Rattle’s rants sound futile from afarNews
The conductor Sir Simon Rattle occupies page 3 of the Times today, attacking Arts Council England and the BBC for their anti-classical bias.
The thrust of his argument: “So many decisions seem to have been made by people who don’t have a clue how the classical music business works,” Rattle asserts. “So of course many of those decisions are starting to unravel — which may almost be a mercy.”
“It’s certainly strange,” Rattle says. “Nicholas Serota [ACE’s chairman] is an extremely intelligent and cultured person, but it’s very clear he has no idea how the music business operates. But what really puzzles people in the music sector is why we aren’t being consulted and asked for input.”
These barbs are as unfocussed as the anti-classical policies he deplores. Rattle has not lived in England this century. He is just giving up a fly-in post with the London Symphony Orchestra to devote the next stage of his life to Munich. He is a German citizen, with a German family, and it’s no surprise to read that his vision of Albion has become blurred by distance.
To deal briskly with his points. Serota is knowledgeable about music and does consult within the industry (though perhaps not with single-issue conductors). In any event, it is not the ACE chairman who makes the decisions or even the chief exec, Darren Henley, who is a lifelong classical freak. Recommendations come from grassroots boards and are passed upwards by activist executives in London. To reverse ACE policy, Serota and Henley would have to sack senior staff.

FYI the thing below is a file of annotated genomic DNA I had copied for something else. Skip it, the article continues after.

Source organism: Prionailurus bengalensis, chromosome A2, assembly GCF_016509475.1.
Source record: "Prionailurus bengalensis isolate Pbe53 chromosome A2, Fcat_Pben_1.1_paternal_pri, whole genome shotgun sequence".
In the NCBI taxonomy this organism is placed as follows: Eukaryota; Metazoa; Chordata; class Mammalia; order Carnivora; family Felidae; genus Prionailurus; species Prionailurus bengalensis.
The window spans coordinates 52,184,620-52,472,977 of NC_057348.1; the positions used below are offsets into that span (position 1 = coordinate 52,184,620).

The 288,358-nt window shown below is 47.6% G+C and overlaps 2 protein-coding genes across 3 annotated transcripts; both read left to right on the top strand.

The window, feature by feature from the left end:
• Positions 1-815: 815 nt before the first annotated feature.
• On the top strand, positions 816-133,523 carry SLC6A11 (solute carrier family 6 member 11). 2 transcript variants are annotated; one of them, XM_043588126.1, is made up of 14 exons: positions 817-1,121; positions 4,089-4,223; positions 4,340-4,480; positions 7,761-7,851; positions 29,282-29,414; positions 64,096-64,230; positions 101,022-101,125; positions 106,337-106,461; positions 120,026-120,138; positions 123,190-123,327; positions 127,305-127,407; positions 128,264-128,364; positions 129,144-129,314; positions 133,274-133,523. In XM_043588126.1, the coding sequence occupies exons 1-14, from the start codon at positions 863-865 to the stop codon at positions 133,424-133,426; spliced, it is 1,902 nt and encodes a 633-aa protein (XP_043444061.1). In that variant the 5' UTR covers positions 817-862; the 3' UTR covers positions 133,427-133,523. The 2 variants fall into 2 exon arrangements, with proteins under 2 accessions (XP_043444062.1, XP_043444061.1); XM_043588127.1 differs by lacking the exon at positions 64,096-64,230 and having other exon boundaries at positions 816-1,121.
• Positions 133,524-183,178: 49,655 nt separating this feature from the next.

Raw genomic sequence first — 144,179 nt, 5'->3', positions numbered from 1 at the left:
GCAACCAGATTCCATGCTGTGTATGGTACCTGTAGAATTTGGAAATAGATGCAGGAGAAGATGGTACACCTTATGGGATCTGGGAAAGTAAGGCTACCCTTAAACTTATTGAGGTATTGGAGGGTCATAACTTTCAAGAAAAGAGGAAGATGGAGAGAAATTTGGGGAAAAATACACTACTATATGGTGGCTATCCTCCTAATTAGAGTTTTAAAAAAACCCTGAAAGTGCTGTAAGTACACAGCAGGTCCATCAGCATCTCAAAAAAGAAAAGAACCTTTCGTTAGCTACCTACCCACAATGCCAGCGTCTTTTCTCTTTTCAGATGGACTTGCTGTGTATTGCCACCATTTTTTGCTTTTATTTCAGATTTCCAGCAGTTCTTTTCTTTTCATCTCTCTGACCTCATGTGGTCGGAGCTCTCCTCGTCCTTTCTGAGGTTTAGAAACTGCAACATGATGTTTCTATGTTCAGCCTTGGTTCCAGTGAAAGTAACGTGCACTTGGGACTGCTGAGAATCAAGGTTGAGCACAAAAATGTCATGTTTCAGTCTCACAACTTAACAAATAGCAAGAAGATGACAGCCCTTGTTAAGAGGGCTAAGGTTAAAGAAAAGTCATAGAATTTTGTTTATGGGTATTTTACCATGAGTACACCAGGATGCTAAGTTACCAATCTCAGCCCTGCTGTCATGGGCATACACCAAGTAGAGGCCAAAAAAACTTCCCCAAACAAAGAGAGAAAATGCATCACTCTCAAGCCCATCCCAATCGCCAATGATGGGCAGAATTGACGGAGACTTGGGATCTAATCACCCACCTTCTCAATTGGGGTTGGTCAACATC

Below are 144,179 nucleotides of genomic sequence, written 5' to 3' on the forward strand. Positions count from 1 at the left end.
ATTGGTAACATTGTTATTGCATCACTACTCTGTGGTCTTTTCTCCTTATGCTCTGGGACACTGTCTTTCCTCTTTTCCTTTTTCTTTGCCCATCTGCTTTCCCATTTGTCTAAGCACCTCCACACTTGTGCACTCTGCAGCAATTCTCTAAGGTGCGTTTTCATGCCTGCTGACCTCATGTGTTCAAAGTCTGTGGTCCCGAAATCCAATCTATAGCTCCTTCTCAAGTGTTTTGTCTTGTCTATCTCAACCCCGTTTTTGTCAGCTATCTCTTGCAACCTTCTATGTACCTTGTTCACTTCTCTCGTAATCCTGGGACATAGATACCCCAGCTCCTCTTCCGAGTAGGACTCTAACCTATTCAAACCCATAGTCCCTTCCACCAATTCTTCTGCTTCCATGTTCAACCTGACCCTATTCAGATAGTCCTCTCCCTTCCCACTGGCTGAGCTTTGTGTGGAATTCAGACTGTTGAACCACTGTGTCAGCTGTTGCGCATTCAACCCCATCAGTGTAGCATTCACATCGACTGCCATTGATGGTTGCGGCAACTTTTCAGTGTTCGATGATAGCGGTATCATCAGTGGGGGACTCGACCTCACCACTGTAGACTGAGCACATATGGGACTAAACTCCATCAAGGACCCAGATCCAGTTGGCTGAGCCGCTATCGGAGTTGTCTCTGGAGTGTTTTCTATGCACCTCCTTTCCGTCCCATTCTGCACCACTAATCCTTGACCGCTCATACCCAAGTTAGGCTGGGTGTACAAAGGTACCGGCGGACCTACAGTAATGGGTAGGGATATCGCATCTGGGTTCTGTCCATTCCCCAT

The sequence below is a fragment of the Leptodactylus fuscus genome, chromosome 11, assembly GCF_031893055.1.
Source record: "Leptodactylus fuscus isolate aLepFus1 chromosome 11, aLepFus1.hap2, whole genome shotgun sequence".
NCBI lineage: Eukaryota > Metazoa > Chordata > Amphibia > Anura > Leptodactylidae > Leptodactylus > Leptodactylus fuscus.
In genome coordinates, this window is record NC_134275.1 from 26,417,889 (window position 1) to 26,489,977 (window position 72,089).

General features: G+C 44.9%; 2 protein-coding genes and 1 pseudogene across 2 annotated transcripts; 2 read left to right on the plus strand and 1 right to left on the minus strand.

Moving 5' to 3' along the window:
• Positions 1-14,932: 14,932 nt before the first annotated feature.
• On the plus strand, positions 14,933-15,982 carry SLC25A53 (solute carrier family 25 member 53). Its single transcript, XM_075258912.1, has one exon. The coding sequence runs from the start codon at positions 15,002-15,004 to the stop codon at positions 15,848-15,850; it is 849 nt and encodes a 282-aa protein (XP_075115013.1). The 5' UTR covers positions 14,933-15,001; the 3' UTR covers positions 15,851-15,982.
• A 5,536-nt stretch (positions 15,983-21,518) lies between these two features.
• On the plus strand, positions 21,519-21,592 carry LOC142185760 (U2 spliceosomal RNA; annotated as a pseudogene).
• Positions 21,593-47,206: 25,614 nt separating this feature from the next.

Much has changed in arts administration since Rattle last lived here. ACE is just another dumb state bureaucracy, not a nursemaid to the arts. Rattle has clearly not kept up with the pace, nor has his Times interviewer dared to challenge his views.
Rattle, 68, still cares about England but no longer knows where the levers of power lie, or whether a storm phoned in from Berlin will have any effect on the BBC weather forecast. The political lobbying that Rattle once conducted so successfully from Birmingham has lost its cutting edge – as he should have learned when his demand for a new concert hall in London fell on deaf ears. Rattle, sad to say, is a spent force in Britain. He needs now to turn his considerable intelligence and attention to the German future.
Read the Times interview for yourselves here.